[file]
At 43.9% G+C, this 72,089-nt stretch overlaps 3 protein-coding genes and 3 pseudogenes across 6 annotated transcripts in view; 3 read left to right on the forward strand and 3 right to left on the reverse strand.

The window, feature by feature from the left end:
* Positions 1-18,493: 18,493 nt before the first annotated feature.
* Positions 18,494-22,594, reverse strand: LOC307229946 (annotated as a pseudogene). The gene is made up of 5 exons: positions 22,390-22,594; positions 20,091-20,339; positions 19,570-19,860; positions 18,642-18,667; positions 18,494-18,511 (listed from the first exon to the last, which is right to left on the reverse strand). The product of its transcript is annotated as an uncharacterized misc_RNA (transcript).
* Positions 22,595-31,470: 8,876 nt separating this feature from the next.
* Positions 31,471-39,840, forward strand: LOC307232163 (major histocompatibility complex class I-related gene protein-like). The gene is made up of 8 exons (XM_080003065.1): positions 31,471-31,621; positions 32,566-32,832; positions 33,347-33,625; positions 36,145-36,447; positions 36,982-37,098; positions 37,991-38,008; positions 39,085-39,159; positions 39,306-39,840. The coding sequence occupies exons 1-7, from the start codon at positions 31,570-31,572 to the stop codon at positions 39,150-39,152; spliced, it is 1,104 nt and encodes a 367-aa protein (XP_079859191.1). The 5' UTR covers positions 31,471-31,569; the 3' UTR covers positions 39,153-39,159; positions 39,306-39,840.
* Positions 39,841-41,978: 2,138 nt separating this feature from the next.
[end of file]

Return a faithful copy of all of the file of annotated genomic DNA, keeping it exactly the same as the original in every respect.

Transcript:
At 43.9% G+C, this 72,089-nt stretch overlaps 3 protein-coding genes and 3 pseudogenes across 6 annotated transcripts in view; 3 read left to right on the forward strand and 3 right to left on the reverse strand.

The window, feature by feature from the left end:
* Positions 1-18,493: 18,493 nt before the first annotated feature.
* Positions 18,494-22,594, reverse strand: LOC307229946 (annotated as a pseudogene). The gene is made up of 5 exons: positions 22,390-22,594; positions 20,091-20,339; positions 19,570-19,860; positions 18,642-18,667; positions 18,494-18,511 (listed from the first exon to the last, which is right to left on the reverse strand). The product of its transcript is annotated as an uncharacterized misc_RNA (transcript).
* Positions 22,595-31,470: 8,876 nt separating this feature from the next.
* Positions 31,471-39,840, forward strand: LOC307232163 (major histocompatibility complex class I-related gene protein-like). The gene is made up of 8 exons (XM_080003065.1): positions 31,471-31,621; positions 32,566-32,832; positions 33,347-33,625; positions 36,145-36,447; positions 36,982-37,098; positions 37,991-38,008; positions 39,085-39,159; positions 39,306-39,840. The coding sequence occupies exons 1-7, from the start codon at positions 31,570-31,572 to the stop codon at positions 39,150-39,152; spliced, it is 1,104 nt and encodes a 367-aa protein (XP_079859191.1). The 5' UTR covers positions 31,471-31,569; the 3' UTR covers positions 39,153-39,159; positions 39,306-39,840.
* Positions 39,841-41,978: 2,138 nt separating this feature from the next.